Tokugawa Ieyasu (徳川 家康, January 31, 1543–June 1, 1616) was a Japanese shogun of the Edo period. His ruled started in 1603 and ended in 1605. He is one of the most famous military commanders in Japan.
At birth, his name was Matsudaira Takechiyo.
In 1562, he changed his name to Matsudaira Motoyasu. The second syllable -- -yasu -- comes from the name of his grandfather Kiyoyasu. A few months later, he changed his first name to the one by which he is known today. The first syllable -- Ie- -- comes from the last part of the name of Minamoto Yoshile, who was a famous ancestor. He received permission from the emperor to change his family name from Matsudaira to Tokugawa.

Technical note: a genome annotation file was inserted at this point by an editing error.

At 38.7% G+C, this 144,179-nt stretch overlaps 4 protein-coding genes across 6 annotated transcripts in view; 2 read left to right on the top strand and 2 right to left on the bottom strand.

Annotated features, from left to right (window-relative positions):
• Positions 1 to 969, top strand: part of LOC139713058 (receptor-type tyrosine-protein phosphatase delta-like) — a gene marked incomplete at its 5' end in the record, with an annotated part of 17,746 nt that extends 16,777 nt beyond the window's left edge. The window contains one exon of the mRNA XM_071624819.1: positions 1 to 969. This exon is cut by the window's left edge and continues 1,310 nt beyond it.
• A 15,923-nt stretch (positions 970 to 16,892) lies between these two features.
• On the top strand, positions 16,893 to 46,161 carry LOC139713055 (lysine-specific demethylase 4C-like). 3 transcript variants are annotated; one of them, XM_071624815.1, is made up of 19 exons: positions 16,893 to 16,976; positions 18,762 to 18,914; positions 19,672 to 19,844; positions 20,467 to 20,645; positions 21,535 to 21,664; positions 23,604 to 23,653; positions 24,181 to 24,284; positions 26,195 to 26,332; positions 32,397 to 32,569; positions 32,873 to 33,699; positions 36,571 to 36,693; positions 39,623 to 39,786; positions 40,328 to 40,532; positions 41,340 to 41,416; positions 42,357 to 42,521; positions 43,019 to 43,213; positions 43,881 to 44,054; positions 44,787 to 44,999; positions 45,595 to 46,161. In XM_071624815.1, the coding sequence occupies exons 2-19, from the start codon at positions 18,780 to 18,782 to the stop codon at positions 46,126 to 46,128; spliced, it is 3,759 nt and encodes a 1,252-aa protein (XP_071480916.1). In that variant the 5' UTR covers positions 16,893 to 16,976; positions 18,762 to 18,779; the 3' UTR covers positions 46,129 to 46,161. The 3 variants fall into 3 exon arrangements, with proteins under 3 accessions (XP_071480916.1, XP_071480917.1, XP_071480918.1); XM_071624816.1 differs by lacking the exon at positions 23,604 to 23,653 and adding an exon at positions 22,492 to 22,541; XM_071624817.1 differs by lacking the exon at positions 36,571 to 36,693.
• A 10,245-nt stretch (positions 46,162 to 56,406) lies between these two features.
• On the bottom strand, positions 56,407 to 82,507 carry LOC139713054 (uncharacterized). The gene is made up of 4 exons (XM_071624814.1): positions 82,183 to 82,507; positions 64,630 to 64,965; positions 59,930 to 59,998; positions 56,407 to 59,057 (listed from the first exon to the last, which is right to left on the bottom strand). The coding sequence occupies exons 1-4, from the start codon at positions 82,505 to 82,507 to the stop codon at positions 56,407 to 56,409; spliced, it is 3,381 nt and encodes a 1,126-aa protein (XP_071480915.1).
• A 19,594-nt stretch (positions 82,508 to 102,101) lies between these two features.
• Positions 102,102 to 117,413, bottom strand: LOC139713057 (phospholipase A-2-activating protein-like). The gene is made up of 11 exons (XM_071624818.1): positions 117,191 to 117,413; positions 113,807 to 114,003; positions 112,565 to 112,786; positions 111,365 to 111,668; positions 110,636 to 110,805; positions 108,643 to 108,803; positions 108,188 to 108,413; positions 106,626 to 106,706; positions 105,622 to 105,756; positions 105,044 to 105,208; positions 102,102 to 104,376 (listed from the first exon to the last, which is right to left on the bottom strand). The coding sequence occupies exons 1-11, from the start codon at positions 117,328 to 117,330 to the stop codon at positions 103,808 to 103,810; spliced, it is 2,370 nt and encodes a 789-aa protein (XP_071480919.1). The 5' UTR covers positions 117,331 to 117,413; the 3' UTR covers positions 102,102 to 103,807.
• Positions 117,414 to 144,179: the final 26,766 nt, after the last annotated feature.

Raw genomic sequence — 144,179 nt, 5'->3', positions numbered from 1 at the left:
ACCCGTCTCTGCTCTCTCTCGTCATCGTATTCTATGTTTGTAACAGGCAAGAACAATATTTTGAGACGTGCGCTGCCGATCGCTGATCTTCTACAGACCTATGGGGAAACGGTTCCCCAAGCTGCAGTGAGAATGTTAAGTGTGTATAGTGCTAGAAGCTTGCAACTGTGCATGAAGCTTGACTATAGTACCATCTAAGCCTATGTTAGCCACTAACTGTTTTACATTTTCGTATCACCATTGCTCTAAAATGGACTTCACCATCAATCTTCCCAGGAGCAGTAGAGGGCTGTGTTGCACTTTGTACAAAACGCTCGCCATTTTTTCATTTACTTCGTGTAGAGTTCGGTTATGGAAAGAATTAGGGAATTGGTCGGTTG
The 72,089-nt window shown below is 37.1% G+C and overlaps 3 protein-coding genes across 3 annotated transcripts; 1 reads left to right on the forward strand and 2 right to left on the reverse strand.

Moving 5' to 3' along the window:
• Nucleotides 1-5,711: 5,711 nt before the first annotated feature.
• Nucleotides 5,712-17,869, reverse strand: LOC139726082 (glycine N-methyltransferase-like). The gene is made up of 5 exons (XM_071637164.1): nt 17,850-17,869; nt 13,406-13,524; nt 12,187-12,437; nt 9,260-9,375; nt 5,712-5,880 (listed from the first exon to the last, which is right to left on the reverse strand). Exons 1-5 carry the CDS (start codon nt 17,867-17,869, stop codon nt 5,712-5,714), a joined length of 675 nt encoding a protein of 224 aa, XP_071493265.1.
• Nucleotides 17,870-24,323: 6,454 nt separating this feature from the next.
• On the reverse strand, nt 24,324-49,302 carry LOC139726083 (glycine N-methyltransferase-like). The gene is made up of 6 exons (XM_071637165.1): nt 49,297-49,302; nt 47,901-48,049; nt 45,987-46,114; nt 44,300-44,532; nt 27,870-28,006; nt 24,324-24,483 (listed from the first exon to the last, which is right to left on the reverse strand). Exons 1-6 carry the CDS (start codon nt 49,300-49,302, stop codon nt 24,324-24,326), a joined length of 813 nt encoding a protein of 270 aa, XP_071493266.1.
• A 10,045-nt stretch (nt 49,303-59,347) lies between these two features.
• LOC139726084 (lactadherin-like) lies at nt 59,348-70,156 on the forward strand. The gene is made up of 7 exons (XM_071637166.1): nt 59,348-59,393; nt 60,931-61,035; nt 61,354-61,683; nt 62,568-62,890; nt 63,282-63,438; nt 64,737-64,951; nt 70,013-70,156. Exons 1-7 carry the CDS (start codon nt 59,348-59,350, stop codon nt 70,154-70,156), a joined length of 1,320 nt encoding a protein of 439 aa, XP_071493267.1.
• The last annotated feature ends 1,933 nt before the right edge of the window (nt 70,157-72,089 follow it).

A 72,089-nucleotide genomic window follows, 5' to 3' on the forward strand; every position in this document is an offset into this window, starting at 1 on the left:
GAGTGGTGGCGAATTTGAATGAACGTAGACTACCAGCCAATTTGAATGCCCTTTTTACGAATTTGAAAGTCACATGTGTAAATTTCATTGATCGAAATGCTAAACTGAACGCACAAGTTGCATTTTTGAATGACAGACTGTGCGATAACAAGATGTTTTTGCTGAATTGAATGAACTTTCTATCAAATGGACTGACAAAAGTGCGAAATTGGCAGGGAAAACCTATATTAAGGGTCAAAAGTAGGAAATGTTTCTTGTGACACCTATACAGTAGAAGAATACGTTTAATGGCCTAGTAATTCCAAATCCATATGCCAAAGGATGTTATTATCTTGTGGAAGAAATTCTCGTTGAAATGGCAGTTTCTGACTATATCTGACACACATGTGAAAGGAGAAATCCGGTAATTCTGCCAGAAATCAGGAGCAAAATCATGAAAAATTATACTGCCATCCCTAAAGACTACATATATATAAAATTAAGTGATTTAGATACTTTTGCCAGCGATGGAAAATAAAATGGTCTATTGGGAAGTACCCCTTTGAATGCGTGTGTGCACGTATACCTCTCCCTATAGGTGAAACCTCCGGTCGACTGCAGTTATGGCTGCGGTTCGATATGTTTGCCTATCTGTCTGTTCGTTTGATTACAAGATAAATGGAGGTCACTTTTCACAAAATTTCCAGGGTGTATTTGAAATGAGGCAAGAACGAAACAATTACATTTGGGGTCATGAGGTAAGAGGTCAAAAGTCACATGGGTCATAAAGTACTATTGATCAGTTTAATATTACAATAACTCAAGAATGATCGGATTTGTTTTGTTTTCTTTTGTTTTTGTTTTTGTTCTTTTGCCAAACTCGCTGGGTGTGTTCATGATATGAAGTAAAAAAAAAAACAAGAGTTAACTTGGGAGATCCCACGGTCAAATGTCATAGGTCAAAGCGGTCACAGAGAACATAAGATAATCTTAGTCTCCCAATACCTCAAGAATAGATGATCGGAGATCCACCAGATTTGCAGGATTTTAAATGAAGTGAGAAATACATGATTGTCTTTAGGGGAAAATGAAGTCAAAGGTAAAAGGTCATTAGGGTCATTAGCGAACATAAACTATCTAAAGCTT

- Nussbaum, Louis-Frédéric. (2005). "Tokugawa Ieyasu" in Japan Encyclopedia, pp. 977-978.
- Sadler, Arthur Lindsay. (2010). The Maker of Modern Japan: The Life of Tokugawa Ieyasu, p. 51.
- Sadler, p. 70.
- Janse, Marius B. (2002). The Making of Modern Japan, p. 29.